The patient was admitted and blood transfusion was given to encounter severe iron deficiency anaemia which was discovered on routine investigations. C.T. Scan of the nose and paranasal sinus revealed 5 calcified objects surrounded by mucosal thickening without bone destruction. [Figure 1]. Medical consultation was arranged to assess the patient’s condition. Mental status of the patient did not permit repeated local examination. The patient was examined under general anaesthesia and the granulation tissue was excised and a rhinolith was seen underneath. The stone was removed piece- meal [Figure 2]. The bleeding was excessive and controlled by nasal packs. A wide nasal cavity without bone destruction was observed by the endoscope.
Figure 1: Axial CT Scan showing a clacified foreign body surrounded by muscosal thickening located in the right nasal fossae with adjacent maxillary sinusitis. No bone destruction

Click here to view
Figure 2: Rhinolith was removed piece meal (calibration in the forcep is in centimeters)

Click here to view


Biopsy was considered unnecessary and the rhino- lith was not sent for analysis and no obvious nidus was found.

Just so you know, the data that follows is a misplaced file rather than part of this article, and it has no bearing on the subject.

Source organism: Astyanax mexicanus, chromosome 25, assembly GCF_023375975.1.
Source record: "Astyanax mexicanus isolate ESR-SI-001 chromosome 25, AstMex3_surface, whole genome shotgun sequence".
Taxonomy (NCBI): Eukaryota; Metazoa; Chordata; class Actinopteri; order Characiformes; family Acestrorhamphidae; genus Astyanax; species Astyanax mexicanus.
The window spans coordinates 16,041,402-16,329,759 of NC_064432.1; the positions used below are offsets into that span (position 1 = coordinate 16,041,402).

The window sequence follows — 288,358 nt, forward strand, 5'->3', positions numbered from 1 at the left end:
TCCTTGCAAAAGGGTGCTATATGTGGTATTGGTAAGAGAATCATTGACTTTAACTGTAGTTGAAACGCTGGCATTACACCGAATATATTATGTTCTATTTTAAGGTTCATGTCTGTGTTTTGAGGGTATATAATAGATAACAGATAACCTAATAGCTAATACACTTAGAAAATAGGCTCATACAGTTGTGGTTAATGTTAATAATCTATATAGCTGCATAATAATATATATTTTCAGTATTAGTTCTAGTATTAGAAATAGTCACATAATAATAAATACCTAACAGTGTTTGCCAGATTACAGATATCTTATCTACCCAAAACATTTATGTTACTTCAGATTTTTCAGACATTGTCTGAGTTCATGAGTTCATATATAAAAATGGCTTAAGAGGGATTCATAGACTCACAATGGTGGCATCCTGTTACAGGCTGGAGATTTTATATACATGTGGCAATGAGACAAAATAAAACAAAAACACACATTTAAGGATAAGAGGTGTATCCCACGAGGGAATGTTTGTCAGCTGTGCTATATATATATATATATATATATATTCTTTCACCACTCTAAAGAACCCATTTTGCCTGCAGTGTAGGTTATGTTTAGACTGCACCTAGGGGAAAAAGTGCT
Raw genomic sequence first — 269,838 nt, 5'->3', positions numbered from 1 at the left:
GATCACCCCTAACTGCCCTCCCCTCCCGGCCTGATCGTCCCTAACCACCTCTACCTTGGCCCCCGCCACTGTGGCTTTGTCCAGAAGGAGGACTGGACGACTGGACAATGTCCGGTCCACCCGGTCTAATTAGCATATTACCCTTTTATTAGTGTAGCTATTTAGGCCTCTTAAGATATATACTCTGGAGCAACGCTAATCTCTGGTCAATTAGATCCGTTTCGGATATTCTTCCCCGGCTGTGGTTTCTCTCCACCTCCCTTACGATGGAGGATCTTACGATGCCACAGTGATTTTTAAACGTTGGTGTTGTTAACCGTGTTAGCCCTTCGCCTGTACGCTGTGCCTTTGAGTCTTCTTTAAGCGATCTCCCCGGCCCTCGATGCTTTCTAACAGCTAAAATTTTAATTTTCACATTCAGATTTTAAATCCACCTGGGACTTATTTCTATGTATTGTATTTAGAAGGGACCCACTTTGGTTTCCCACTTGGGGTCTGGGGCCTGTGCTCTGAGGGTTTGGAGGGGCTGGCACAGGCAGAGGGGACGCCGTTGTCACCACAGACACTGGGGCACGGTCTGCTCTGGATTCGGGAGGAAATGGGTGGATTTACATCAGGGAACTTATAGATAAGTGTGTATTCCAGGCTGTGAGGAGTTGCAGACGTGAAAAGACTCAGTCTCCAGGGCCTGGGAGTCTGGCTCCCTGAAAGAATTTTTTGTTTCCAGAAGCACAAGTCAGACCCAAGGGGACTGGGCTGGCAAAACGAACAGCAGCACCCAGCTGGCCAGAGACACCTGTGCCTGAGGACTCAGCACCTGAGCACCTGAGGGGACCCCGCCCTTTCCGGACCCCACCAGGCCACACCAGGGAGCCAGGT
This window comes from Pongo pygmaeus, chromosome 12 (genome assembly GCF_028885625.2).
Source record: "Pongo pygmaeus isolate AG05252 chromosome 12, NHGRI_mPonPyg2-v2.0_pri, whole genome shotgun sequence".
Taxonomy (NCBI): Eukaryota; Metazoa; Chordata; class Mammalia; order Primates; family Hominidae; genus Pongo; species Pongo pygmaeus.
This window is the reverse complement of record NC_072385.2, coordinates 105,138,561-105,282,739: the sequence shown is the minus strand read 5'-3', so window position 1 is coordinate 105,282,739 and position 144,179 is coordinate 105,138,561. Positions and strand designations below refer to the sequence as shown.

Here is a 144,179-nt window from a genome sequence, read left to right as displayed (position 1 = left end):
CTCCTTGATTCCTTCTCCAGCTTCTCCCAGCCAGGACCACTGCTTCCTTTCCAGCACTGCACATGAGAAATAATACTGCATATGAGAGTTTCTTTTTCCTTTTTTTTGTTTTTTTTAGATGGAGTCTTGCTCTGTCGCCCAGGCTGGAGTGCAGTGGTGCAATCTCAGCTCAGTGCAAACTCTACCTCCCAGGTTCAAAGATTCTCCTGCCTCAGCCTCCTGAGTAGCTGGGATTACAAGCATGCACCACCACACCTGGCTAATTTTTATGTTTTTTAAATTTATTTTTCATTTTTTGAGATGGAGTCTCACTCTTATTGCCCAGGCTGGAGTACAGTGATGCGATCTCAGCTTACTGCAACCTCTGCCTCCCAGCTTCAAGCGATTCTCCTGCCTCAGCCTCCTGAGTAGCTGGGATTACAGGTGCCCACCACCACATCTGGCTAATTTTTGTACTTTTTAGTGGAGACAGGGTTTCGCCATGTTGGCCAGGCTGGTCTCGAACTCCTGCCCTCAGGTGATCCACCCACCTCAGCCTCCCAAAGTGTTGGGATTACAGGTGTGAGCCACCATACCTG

The patient had an uneventful recovery and follow- up showed resolution of the nasal symptoms.


  Discussion Top


Rhinolith is a term used to designate a mineralized object located in the nasal cavity. [1],[2] Rhinoliths are formed from a completely or partially encrusted nasal foreign body, either exogenous or endogenous, depending on the origin of the nucleus on which encrustation occurs. [3]

The object or the foreign body enters the nose through the anterior portion of the nares or through the posterior portion of the nares during sneezing oremesis.{l},[4] Rhinoliths are considered endogenous if they arise around normal body materials such as teeth, sequestra or dried blood clots. {3,4} Rhinoliths are considered exogenous if non-human material or objects such as beads, buttons, fruit stones, cotton wool or impression materials gain access to the nasal cavity and act as the nidus for precipitation. [3],[4]

It is assumed that the predisposing factor for the formation of rhinolith is the entry and lodgment of a foreign body and it is necessary for the foreign material to evoke inflammation and suppuration. Further requirement are: precipitation of salts, obstruction and stagnation.[1],[3] Air currents which probably help concentration and crystallization are also needed. [1],[3] The analysis of the inorganic components of the rhinoliths show that calcium and magnesium are the common elements followed by sodium, chlorine, aluminum and phosphorous

In the cases reported, females out number males and patients ages range from 6 months to 82 years.[1]

The most frequent signs and symptoms of rhinoliths after a latent period are unilateral foul nasal dischagre, obstruction and epistaxis. Other unusual presentation include pain, headache, sinusitis, epiphora, halitosis, post nasal drip and nasal regurgitation. [1].[2],[3],[4]

Bilateral rhinoliths, perforation of the nasal sputum, perforation of the palate and meningitis with death have been reported. [1],[2],[3],[5]